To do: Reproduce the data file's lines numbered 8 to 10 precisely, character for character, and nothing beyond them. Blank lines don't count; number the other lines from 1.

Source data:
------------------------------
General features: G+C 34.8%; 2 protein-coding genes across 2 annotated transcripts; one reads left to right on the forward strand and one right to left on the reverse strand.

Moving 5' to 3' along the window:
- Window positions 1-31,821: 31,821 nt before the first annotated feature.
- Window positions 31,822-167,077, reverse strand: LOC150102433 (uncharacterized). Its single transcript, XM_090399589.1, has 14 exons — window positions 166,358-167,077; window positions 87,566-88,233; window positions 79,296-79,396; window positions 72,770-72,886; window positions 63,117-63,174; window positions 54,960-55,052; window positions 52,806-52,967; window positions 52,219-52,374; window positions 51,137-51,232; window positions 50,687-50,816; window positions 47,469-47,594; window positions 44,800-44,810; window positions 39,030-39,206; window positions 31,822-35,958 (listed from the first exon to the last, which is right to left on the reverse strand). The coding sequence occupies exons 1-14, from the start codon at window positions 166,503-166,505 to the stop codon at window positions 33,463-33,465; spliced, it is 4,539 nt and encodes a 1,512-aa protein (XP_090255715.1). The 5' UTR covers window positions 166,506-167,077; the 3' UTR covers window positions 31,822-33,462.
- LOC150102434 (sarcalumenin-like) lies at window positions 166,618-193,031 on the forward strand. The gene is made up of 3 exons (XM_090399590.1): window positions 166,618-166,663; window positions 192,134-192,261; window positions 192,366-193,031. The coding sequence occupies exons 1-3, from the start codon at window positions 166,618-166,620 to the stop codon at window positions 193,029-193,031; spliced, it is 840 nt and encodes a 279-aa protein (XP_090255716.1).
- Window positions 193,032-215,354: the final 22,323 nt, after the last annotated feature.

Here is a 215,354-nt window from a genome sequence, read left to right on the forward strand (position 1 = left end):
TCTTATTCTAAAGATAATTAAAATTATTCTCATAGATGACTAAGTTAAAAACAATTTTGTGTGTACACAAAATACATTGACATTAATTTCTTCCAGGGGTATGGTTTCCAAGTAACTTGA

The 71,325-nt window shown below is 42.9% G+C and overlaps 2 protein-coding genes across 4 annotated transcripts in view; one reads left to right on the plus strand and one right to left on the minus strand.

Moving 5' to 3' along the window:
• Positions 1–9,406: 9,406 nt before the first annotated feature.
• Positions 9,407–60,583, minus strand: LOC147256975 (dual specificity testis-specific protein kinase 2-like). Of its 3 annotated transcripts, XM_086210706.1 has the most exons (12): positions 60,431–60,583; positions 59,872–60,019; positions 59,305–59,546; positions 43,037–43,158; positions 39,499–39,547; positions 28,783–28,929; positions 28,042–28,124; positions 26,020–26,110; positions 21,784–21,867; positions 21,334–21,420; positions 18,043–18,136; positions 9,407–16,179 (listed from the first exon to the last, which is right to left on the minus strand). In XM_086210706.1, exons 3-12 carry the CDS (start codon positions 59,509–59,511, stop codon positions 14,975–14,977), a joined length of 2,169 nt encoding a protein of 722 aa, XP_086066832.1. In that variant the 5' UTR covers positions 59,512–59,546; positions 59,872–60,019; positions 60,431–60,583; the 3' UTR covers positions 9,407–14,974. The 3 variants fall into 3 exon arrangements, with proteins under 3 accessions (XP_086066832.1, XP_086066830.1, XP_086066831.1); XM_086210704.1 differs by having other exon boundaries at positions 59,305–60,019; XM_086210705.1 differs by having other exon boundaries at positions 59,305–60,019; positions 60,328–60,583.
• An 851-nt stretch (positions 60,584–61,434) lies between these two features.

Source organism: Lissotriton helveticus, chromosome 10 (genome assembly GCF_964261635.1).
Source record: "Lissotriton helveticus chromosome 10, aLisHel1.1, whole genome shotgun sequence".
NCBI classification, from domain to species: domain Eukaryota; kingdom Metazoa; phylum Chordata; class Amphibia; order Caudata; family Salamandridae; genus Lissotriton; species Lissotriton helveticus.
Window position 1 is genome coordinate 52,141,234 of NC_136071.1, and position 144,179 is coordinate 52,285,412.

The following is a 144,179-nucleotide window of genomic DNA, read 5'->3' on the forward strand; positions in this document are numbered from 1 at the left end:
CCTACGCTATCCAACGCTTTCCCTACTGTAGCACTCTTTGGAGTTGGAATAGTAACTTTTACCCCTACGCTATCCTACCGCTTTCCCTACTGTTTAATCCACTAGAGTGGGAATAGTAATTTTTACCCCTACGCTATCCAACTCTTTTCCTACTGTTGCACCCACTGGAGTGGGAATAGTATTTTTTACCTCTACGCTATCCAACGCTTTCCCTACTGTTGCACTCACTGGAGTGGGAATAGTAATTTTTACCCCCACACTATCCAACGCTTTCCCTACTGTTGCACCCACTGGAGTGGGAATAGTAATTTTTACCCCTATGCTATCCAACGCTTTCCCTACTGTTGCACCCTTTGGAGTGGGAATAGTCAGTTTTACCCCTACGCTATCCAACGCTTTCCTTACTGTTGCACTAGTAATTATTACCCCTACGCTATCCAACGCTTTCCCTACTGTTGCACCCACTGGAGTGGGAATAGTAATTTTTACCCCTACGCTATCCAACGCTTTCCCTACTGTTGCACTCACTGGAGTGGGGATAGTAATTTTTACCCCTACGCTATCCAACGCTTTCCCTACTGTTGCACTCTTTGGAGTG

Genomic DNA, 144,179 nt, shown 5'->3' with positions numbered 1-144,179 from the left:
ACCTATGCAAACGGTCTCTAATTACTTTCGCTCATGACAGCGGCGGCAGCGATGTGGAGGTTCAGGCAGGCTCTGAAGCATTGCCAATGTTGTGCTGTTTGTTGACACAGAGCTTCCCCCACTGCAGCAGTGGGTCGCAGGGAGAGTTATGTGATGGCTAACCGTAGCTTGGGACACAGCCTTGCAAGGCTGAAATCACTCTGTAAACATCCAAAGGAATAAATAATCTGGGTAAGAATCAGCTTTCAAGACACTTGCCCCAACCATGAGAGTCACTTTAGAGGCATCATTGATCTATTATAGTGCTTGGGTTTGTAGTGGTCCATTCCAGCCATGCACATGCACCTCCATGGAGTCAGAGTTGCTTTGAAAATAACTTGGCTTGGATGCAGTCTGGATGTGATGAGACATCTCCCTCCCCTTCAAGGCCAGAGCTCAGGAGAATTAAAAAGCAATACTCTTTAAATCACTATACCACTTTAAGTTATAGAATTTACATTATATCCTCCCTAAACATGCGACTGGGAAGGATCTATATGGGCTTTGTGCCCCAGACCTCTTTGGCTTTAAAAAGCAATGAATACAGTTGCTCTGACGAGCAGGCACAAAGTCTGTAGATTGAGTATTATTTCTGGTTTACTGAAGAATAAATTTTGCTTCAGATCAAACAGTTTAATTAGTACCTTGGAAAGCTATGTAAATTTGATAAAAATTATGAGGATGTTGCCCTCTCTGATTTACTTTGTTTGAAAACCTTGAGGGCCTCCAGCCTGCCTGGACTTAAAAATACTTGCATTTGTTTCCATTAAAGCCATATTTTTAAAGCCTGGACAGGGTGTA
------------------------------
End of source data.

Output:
TCTTATTCTAAAGATAATTAAAATTATTCTCATAGATGACTAAGTTAAAAACAATTTTGTGTGTACACAAAATACATTGACATTAATTTCTTCCAGGGGTATGGTTTCCAAGTAACTTGA

The 71,325-nt window shown below is 42.9% G+C and overlaps 2 protein-coding genes across 4 annotated transcripts in view; one reads left to right on the plus strand and one right to left on the minus strand.

Moving 5' to 3' along the window: